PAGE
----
The Chair with the Cat

The story about the Eames Fiberglass Armchair with Steinberg Cat

Saul Steinberg (1914–99), the Romanian émigré and artist, rose to fame in the 1940s through his ability to convey sharp, poignant observations in spare renderings. While still overseas at the outset of the decade, a contact from his days as an architecture student in Milan helped to get him illustration jobs from a variety of New York-based publications, and after his arrival stateside, these connections led to a commission in the US Naval Reserve and also citizenship.

Towards the end of the 1940s, thanks largely to his New Yorker drawings, Steinberg was widely known and had become a fixture of New York’s intellectual and artistic circles. His services were wildly in demand, and seemingly no subject matter was off-limits.
In parallel, Charles and Ray Eames also rose to fame and admiration in that same decade. The impact of their plywood chairs had been huge. Not only were they unlike anything that had been seen before – light, strong and elegant – but they also achieved immediate commercial success. The epochal design was soon followed by another innovative triumph from the Eameses: the Eames Fiberglass Chair. Launched in 1950, the Eames Fiberglass Chair was the world’s first industrially mass-produced chair with the seat and backrest formed from a one-piece composite shell. The design turned out to be a ground-breaking innovation, with a direct lineage to the way chairs are conceived today.

Just as the Eames Fiberglass Chairs were introduced to the market, Steinberg spent two months in Los Angeles with his wife, the artist Hedda Sterne. Shortly after their arrival, the Eameses befriended the couple. As was often the case for Charles and Ray, the lines between life and work quickly blurred. At the Eames House the couples projected Steinberg’s drawings of women onto Ray and Hedda and then photographed the otherworldly results. Eucalyptus leaves were collected from the meadow to be transformed into birds. Together, they envisioned movies about drawings and Los Angeles. Having noted that Charles Eames never graduated from university or received his degree in architecture, Steinberg created a series of elaborate fake diplomas for his friend.
While these ephemeral experiments were indicative of the relaxed and playful spirit permeating the proceedings, a visit by Steinberg to the Eames Office in Venice resulted in a series of iconic collaborative works that have withstood the test of time. During his stay, Steinberg spontaneously drew a number of lively figures on the furniture, floors and walls of the studio. Steinberg was particularly taken with the newly designed Fiberglass Chairs and drew flowing lines on a succession of seats. A small, imaginative cosmos of characters and animals took shape within the Eames Office premises, and Charles and Ray Eames and other Eames Office employees enthusiastically documented the spectacle with a series of photographs.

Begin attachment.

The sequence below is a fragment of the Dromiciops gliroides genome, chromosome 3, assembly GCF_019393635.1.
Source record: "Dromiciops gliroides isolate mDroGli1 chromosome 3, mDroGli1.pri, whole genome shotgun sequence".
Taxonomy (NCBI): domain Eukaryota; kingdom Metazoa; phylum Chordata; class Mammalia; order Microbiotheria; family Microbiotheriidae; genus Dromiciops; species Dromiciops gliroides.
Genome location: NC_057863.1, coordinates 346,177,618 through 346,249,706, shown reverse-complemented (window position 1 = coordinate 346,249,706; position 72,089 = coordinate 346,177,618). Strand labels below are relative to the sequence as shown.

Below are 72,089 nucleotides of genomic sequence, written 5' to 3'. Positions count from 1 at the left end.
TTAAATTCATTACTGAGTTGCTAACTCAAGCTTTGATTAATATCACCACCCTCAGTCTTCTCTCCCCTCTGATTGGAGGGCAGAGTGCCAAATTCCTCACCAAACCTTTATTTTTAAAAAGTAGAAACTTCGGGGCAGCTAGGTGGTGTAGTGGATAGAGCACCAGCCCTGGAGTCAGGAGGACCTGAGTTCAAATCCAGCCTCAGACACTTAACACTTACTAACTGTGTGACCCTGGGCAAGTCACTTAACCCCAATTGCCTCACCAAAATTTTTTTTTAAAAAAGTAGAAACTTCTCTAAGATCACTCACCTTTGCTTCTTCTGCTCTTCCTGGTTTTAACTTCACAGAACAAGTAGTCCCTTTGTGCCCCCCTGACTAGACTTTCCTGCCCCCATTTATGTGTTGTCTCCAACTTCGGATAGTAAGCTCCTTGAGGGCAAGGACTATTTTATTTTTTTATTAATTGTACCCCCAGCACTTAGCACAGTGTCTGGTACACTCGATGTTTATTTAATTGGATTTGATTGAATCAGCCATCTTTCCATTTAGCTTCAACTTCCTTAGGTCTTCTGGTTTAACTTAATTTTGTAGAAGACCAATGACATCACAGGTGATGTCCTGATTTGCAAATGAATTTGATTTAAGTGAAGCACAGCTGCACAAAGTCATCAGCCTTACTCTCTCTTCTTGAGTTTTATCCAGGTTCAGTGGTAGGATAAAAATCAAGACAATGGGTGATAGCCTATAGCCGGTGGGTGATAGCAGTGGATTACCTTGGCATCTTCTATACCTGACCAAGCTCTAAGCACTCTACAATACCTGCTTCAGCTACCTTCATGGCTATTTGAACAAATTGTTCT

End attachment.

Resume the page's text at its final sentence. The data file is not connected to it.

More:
One of the drawn figures was a sleeping cat: Steinberg had it take a nap in one of the Fiberglass Armchair shells. Relaxed, with its eyes closed, it seems to have found the perfect spot to rest and remain united with the chair forever.

From this universe of expressive drawings, only two vintage specimens still exist today: the cat on the armchair shell and part of a nude figure, also on an armchair shell. The chair with the cat is part of the Eames Institute Collection; the chair with the nude figure is on permanent loan from the Eames Institute to the Vitra Design Museum.
The cat is one of the most frequently recurring and significant subjects in Steinberg’s drawings, so much so that it appeared as the main character on seven covers of The New Yorker. Scenes from domestic life were a further focus of his illustrations, and it was this combination of two subjects so dear to him – chairs and cats – along with his drawings on three-dimensional objects and a more general reflection on the interconnections between reality and fiction that led to a collaboration with the Eameses.
Although Steinberg and Sterne departed Los Angeles in September of 1950, Eames chairs continued to appear in Steinberg’s drawings and the couples remained in contact. From time to time, Charles and Ray called on Steinberg to produce additional diplomas to give as commemorative gifts. While some of their collaborations live on in only photographs, the two surviving chairs – the cat and the nude – have been exhibited extensively through the years and are a testament to the timelessness of both Steinberg’s and the Eameses’ creative vision.

Limited Edition: Eames Fiberglass Armchair with Steinberg Cat

On 14 June, Vitra is launching a limited edition of the Eames Fiberglass Armchair with Steinberg Cat. This edition of 500 pieces reproduces a drawing that was done on an Eames Fiberglass Armchair shell by the Romanian-American artist Saul Steinberg in the 1950s. The Eames Fiberglass Armchair with Steinberg Cat is sold by Vitra in Europe only. For customers in North America and Japan, please visit The Steinberg Cat drawing is used with permission of The Saul Steinberg Foundation.

More details

Publication Date: 17.05.2023
Author: Stine Liv Buur
Images: 1., 3. – 7., 9.: © Eames Office, LLC 2023; 2.: © Estate of Evelyn Hofer; 8.: © The Saul Steinberg Foundation / Artists Rights Society (ARS), New York; 10. Staged at the Eames House, Pacific Palisades, California © Eames Foundation, 2023; Painting by Josef Albers: © The Josef and Anni Albers Foundation / 2023, ProLitteris, Zurich; 11. © Vitra

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